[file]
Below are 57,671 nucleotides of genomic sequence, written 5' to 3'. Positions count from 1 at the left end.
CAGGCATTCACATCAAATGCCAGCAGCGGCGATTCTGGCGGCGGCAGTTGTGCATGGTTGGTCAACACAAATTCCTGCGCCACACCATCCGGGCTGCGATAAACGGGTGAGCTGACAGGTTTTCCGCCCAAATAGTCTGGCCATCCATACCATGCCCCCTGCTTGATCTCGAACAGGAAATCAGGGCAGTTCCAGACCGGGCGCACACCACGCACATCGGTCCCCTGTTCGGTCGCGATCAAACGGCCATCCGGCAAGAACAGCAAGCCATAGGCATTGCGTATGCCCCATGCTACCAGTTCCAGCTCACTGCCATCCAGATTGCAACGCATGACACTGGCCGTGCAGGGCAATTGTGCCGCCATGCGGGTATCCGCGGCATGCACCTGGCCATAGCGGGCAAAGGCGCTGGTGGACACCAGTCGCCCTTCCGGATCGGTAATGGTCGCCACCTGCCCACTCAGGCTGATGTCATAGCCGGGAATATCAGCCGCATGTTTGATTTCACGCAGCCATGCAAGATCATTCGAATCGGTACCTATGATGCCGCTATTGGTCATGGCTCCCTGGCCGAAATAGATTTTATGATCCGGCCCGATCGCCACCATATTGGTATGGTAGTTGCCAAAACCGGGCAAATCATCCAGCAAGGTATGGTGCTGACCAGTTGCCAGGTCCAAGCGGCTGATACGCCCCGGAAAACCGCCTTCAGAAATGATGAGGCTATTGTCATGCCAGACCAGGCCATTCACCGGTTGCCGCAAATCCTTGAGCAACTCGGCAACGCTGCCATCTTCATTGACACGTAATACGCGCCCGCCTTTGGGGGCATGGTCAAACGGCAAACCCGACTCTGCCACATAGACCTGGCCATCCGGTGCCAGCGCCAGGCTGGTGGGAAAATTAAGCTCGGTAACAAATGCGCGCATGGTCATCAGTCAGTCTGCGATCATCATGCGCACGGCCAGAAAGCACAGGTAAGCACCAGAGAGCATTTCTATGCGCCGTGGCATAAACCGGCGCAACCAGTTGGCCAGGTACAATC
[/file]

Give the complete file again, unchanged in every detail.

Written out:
Below are 57,671 nucleotides of genomic sequence, written 5' to 3'. Positions count from 1 at the left end.
CAGGCATTCACATCAAATGCCAGCAGCGGCGATTCTGGCGGCGGCAGTTGTGCATGGTTGGTCAACACAAATTCCTGCGCCACACCATCCGGGCTGCGATAAACGGGTGAGCTGACAGGTTTTCCGCCCAAATAGTCTGGCCATCCATACCATGCCCCCTGCTTGATCTCGAACAGGAAATCAGGGCAGTTCCAGACCGGGCGCACACCACGCACATCGGTCCCCTGTTCGGTCGCGATCAAACGGCCATCCGGCAAGAACAGCAAGCCATAGGCATTGCGTATGCCCCATGCTACCAGTTCCAGCTCACTGCCATCCAGATTGCAACGCATGACACTGGCCGTGCAGGGCAATTGTGCCGCCATGCGGGTATCCGCGGCATGCACCTGGCCATAGCGGGCAAAGGCGCTGGTGGACACCAGTCGCCCTTCCGGATCGGTAATGGTCGCCACCTGCCCACTCAGGCTGATGTCATAGCCGGGAATATCAGCCGCATGTTTGATTTCACGCAGCCATGCAAGATCATTCGAATCGGTACCTATGATGCCGCTATTGGTCATGGCTCCCTGGCCGAAATAGATTTTATGATCCGGCCCGATCGCCACCATATTGGTATGGTAGTTGCCAAAACCGGGCAAATCATCCAGCAAGGTATGGTGCTGACCAGTTGCCAGGTCCAAGCGGCTGATACGCCCCGGAAAACCGCCTTCAGAAATGATGAGGCTATTGTCATGCCAGACCAGGCCATTCACCGGTTGCCGCAAATCCTTGAGCAACTCGGCAACGCTGCCATCTTCATTGACACGTAATACGCGCCCGCCTTTGGGGGCATGGTCAAACGGCAAACCCGACTCTGCCACATAGACCTGGCCATCCGGTGCCAGCGCCAGGCTGGTGGGAAAATTAAGCTCGGTAACAAATGCGCGCATGGTCATCAGTCAGTCTGCGATCATCATGCGCACGGCCAGAAAGCACAGGTAAGCACCAGAGAGCATTTCTATGCGCCGTGGCATAAACCGGCGCAACCAGTTGGCCAGGTACAATC